Eventually I peeled off, texted my goodbyes to the Steel City gals, and made my way into the Quarter. Greeted runners doing the same with "Great run this morning! Did y'all have fun too?" Stood for a selfie request with a couple tourists who said they'd had a blast.
Discovered that it's harder than I'd imagined to find a bar open before 11:00 AM on a Saturday. Found my way to Johnny White's for a beer and a photo uploading session. A party of runners descended on the place while I was thus occupied and took over the jukebox. When I finally got up to leave, I said hi and great run and all that, and one of them said, "We had a running bet whether you were deaf and maybe blind, that you were able to just keep working on your computer with us there." OK, I guess.
Now it was past 11:00 and all sorts of lunch options opened up. Too many options. I was too tired for decisions. So I fell back on my usual, which is the French Market Restaurant--you know, that place on Decatur Street with the green-and-white awnings and the constant tantalizing smell of boiled seafood wafting out the door. What I really wanted was boiled blue crab--I'd been assured they were in season--but they didn't have them. So I had a pasta dish instead. It was amazing. It involved spaghetti in a generous crawfish cream sauce topped by a central tower consisting of two slabs of fried eggplant and one damn fine crab cake. So that was fantastic.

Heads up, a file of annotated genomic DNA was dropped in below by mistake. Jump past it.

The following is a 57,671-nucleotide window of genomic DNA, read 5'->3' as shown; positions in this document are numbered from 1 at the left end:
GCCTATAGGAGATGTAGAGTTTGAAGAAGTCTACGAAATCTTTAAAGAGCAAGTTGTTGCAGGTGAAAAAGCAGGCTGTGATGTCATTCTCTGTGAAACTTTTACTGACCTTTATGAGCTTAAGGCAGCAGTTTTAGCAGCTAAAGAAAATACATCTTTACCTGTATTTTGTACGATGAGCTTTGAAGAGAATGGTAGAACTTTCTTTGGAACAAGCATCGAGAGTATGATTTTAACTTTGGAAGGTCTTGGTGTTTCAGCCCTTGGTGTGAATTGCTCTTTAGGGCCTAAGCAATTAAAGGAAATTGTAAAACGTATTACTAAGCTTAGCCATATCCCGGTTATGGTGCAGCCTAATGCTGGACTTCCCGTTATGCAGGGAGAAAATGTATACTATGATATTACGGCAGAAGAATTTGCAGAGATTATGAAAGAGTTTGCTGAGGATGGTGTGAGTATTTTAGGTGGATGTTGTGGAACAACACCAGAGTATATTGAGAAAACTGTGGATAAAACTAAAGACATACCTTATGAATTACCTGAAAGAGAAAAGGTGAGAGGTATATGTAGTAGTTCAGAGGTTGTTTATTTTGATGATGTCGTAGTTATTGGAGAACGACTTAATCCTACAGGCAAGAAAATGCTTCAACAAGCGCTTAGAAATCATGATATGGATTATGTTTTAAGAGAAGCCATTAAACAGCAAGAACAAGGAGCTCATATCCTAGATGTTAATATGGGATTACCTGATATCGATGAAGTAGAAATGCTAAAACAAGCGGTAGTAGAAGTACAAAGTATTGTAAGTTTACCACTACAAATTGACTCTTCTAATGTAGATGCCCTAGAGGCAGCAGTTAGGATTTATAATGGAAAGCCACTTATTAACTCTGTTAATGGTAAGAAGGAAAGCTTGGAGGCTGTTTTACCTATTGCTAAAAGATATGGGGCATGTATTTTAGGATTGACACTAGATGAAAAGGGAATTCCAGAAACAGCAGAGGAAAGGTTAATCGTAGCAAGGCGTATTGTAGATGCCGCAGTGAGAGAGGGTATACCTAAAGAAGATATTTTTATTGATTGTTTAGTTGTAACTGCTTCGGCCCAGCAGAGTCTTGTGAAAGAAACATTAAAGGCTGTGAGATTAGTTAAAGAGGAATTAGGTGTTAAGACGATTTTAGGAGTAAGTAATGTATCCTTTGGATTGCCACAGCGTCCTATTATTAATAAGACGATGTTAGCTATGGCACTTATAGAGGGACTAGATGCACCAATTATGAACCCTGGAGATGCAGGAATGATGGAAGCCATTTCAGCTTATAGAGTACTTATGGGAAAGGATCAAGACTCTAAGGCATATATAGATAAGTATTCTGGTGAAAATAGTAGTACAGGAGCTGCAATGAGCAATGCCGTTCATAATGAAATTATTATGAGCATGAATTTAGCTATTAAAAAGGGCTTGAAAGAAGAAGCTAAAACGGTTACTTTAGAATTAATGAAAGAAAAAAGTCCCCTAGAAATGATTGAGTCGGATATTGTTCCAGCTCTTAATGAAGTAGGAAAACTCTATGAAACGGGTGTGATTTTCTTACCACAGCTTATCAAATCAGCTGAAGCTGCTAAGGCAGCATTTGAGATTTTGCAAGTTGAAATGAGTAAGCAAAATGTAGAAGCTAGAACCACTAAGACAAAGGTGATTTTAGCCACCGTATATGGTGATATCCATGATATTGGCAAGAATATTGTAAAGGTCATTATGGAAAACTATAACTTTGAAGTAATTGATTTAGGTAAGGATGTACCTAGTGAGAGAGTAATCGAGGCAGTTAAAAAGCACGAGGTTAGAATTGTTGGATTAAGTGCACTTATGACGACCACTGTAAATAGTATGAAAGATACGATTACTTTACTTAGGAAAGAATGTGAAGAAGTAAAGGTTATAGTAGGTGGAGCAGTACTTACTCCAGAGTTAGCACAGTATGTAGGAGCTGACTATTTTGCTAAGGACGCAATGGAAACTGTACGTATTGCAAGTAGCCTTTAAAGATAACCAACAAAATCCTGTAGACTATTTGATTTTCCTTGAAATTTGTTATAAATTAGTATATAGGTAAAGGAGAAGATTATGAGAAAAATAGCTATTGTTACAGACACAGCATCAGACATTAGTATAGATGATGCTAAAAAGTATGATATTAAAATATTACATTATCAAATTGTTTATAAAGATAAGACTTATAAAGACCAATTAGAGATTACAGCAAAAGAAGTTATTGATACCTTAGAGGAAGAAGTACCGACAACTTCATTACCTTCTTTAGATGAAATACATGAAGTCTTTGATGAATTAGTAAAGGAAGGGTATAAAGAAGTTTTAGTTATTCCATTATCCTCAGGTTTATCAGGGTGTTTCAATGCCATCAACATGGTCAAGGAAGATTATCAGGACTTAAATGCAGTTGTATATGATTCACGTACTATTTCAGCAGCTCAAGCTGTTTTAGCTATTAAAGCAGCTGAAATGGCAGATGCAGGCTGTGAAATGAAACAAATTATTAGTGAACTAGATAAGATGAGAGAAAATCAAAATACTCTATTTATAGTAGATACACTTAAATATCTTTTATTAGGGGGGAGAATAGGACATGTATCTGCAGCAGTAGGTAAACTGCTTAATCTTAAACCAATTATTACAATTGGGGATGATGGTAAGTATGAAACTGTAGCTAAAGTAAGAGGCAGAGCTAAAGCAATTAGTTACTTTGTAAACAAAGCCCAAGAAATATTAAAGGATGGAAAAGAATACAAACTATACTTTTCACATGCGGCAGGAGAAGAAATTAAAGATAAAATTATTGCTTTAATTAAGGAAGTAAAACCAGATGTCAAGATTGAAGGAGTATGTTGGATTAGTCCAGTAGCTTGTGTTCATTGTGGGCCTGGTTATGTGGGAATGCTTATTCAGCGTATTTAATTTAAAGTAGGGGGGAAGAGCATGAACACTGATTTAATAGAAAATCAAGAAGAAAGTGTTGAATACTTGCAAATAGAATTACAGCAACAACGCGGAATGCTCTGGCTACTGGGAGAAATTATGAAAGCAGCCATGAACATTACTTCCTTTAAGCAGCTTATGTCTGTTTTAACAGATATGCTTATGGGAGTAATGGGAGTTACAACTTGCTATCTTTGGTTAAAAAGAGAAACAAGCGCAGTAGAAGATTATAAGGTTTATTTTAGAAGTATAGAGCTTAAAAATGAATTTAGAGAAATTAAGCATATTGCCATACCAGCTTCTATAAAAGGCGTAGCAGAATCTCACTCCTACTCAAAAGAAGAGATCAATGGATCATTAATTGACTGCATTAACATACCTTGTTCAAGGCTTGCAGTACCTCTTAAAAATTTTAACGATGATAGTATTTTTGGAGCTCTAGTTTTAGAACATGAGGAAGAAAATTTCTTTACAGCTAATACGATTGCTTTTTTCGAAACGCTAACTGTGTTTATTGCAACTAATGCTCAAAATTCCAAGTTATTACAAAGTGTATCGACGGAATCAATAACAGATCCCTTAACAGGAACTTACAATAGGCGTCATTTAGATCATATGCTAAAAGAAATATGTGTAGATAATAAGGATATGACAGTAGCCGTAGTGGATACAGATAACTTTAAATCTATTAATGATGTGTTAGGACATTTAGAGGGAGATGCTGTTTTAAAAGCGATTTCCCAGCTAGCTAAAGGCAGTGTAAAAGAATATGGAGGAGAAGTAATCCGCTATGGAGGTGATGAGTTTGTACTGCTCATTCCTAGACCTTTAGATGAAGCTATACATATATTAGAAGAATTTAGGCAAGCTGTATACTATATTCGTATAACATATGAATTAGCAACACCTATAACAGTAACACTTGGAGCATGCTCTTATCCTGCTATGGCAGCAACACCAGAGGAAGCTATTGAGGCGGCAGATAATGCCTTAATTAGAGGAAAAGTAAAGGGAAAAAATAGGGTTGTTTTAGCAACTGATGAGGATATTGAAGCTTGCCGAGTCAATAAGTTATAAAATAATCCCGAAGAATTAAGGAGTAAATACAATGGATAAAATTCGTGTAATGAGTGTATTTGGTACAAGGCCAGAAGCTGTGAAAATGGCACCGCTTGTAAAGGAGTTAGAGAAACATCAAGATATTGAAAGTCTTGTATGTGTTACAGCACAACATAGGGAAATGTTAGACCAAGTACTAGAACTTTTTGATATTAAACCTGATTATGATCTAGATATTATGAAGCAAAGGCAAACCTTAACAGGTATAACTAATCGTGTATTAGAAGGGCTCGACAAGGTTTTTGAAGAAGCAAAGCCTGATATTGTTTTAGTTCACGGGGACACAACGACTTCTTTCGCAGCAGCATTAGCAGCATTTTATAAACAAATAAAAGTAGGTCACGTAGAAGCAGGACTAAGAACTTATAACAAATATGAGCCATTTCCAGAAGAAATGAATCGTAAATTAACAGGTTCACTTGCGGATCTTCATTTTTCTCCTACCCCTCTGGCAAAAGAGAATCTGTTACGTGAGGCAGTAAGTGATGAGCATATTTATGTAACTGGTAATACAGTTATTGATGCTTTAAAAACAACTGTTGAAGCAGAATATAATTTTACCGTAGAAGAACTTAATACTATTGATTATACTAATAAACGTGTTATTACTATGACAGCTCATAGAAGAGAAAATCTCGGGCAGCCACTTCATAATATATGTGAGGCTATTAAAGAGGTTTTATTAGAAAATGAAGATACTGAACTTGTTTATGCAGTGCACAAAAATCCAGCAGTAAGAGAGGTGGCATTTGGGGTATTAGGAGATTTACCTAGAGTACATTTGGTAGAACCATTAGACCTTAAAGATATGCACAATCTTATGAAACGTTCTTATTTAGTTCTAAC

I just want to point out that I have never yet been told anywhere in the New Orleans area, "You can't come in here with those skates on." Every single place I've been, restaurant or bar or hotel or Hertz rental office, they've been all, "Roll on in! Just be careful, OK?" The French Market Restaurant is no exception, but its restrooms are up a flight of stairs. Not a problem. Derby teaches the proper use of toe stops. So I'm toe-stopping my way up the stairs, and someone on her way down is all, "You are so talented," and I'm all, "Not talent, just good training." I mean, it beats the exchange several years ago on a post-ROTB bar crawl when the whole way up the stairs at Saints & Sinners someone kept repeating "Girl, you are gonna fall and break your leg." Like, why? Why would you say that? Having said it, why would you say it again?
Made it to the house. Tired. Full stomach. Clothes can't come off fast enough. Brief shower. Crawled into bed. Out like a light and stayed that way for about five hours.